Written on the 13th of May 2024, last modified on the 19th of may 2024.

How do browsers load websites?

When surfing the internet, you will click on numerous links leading to all sorts of websites, and each time you click a link to a new webpage, you have to wait for everything to load before you can continue. In the background, your browser has to go through a lot of steps to make that happen. This article will break down the entire process so you know what happens when you click on a link. We will start with how the browser gets all the information it needs, then continue with how the browser makes sense of all this data and ultimately figures out how it should all be shown to the end user. An finally we will close of with how you can impact when browser load what as well some other methods to improve the loading speed of webpage.

Knowing this allows you to appreciate all the work that has to happen to make using the internet possible. It also provides you with fundamental knowledge so you can improve the performance of the websites and online applications you build. Learning about these details on how the browser operates has helped me optimise the Content Management System (CMS) my colleagues and I use to build our customers' websites.

Let’s set the scene first: imagine you want to know more about how browsers load websites, so you go to your favourite search engine and type in your question, then hit enter. Bing will then show you an interesting first link to an article exactly about this very subject, perhaps even this one! You go to this first result and click on it. What happens now?


Your browser receives the information that it needs to go to another page that can be found at the link you just clicked. In order to figure out how to get this information, the browser needs to figure out what is being requested. This is done using a link, also referred to as a Uniform Resource Locator (URL). A URL is a way to identify a resource somewhere in the world using a simple piece of text. Brilliant, right? The first step is to break the link down into the components a URL can consist of. Let’s take a slightly modified version of the link to this section of the page: https://rondekker.com/articles/web-performance/how-browsers-load-webpages/index.html#processing-the-link?utm_source=google. Seems like a lot but we’ll go through it one step at a time starting on the left.

Now that the URL has been dissected into its component parts, the browser can start to figure out how and where it can find the information that the user has requested. The "how" is, of course, the protocol, in this case, the HTTPS protocol. The next part is to figure out where the information can be retrieved from.


Finding the right server

To find the right computer that serves the information, the domain name needs to be used by the browser so it can perform a Domain Name System (DNS) lookup. Currently, the browser has a name, but what it needs is an Internet Protocol (IP) address. This can be compared to a postal address in the physical world. This address tells us where something is, but not in absolute terms. For this, we need to know the coordinates. A DNS lookup allows us to convert this postal address to the right coordinates. It just means that we are able to link an arbitrary set of numbers to an address we can remember and type because otherwise, every time we want to watch cat videos on the internet, we would have to remember a set of numbers instead of just a simple name.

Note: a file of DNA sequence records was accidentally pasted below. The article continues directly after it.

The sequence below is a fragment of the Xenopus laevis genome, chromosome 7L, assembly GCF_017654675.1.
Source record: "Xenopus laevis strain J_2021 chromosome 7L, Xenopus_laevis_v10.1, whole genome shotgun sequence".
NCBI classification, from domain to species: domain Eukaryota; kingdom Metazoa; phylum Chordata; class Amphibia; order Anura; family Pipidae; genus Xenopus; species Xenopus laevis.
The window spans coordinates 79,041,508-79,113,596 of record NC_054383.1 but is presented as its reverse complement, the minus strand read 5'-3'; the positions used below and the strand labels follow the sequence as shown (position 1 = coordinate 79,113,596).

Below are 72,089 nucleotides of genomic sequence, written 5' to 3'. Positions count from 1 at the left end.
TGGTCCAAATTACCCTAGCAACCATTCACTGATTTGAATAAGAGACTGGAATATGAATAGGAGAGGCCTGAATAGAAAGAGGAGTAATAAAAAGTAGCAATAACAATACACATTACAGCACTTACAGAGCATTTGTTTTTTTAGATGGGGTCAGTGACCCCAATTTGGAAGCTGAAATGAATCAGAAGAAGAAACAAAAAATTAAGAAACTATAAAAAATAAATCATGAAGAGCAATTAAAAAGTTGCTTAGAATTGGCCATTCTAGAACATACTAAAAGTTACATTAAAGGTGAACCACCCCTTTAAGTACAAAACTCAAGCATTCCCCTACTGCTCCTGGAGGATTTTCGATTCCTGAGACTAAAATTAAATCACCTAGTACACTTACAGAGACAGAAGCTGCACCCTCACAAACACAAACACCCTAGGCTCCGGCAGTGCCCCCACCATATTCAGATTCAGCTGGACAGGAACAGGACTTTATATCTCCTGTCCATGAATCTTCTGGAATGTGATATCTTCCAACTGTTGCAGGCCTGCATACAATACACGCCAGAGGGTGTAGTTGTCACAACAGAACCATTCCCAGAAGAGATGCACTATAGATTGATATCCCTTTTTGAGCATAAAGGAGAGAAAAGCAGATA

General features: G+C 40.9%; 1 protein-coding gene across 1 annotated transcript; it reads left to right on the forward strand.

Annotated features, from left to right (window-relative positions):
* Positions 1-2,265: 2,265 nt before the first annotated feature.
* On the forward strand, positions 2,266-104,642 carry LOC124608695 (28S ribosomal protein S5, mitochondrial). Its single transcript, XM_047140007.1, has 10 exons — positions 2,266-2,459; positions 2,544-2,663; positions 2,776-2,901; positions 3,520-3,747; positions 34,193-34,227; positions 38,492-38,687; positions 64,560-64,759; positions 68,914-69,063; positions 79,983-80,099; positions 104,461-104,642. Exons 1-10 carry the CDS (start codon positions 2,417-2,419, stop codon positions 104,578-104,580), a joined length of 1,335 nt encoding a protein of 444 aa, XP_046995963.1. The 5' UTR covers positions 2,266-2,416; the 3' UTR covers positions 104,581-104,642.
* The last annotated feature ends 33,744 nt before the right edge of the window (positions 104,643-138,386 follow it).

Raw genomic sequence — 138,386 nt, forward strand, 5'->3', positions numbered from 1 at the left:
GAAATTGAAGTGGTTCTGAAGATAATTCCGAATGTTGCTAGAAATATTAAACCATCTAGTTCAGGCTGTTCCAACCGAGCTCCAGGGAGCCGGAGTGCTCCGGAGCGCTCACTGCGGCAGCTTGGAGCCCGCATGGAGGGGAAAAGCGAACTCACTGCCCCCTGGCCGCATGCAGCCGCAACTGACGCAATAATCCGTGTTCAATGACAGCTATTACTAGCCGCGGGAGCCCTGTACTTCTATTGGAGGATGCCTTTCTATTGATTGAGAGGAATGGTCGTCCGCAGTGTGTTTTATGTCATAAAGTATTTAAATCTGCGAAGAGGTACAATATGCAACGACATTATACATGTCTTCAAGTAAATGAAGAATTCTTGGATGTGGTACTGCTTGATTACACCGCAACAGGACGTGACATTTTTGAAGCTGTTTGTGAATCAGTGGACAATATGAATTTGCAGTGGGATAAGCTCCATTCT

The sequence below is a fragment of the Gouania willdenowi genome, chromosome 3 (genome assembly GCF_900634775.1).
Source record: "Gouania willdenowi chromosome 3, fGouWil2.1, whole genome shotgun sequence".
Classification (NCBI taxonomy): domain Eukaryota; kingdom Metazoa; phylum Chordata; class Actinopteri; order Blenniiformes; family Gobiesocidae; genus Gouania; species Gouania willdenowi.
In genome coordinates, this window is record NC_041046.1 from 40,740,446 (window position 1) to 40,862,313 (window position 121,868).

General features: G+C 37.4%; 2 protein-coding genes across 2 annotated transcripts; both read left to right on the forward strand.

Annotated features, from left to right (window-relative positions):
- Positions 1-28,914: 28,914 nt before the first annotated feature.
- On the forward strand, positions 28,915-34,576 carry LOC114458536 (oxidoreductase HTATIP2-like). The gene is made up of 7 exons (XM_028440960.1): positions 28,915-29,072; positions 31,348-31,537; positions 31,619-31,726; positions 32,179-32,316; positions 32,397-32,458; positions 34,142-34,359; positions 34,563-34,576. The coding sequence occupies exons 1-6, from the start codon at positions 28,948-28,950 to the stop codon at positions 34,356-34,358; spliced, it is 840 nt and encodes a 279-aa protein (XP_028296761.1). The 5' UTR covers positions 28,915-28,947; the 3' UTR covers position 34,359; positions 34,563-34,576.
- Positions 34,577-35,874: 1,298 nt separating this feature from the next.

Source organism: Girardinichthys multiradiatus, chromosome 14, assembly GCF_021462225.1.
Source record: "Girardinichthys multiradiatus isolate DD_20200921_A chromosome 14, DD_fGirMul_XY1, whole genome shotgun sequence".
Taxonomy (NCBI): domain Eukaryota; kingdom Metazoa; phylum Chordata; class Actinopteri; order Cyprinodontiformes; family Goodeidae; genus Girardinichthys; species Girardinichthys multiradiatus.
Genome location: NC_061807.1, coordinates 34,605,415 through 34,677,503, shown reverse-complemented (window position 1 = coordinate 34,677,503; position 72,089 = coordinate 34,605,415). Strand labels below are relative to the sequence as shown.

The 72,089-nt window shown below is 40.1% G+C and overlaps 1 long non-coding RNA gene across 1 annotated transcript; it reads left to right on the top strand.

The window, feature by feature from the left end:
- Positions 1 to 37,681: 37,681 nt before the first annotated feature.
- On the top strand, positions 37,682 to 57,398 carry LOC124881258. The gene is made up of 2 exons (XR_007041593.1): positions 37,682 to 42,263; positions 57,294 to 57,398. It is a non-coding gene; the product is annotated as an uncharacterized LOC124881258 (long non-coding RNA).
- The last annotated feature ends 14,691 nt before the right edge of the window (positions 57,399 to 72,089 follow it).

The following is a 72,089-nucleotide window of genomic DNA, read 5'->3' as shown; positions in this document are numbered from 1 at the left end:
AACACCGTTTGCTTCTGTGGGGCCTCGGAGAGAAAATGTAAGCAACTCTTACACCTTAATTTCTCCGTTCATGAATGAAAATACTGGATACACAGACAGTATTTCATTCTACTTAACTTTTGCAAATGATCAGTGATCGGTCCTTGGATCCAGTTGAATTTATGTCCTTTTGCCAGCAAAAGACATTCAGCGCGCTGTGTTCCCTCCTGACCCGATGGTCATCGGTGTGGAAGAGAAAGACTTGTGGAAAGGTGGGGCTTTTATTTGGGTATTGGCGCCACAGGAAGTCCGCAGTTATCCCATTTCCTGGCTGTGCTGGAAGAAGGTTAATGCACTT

But why do we need to get the absolute address instead of just using a relative address? Great question. When your computer talks to a server, it needs to establish an exact connection, just like dialling a specific phone number. This way, there can be many computers that use the same domain name, and a different absolute address will be given to the browser. This is the same as when dialling an emergency phone number. In many places in the world, this is 112. But if you were to call this number, you will get your country’s emergency line, not that of a different one. This is done by dynamically looking at what the closest related centre would be. The same can be done when visiting websites since there isn’t much use to have a single server in the world for a massive website. Especially if it were to restrict it to a single location in the world, the latency would be incredibly long. There are more reasons why, but this is my favourite.

The domain name itself consists of a hierarchy which starts at the end with a top-level domain (TLD). This is often either a generic top-level domain, such as com and org, or a country code top-level domain, examples being nl and de. These are then prepended with the name that you register with a domain name registrar. In my case, my name is rondekker. Optionally, you can prepend it with more subdomains. You might be used to seeing www a lot in the websites that you visit, which is a good example of a subdomain.

The way that your computer figures out the exact IP address is to go through a simple process. Once a step does not know where the domain name is located, it will move on to the next step.

  1. The browser checks its own temporary list, also called a cache, of domain names that it has recently checked to see if it already knows the address. This is done because accessing the local storage of your computer is orders of magnitude faster than asking the network.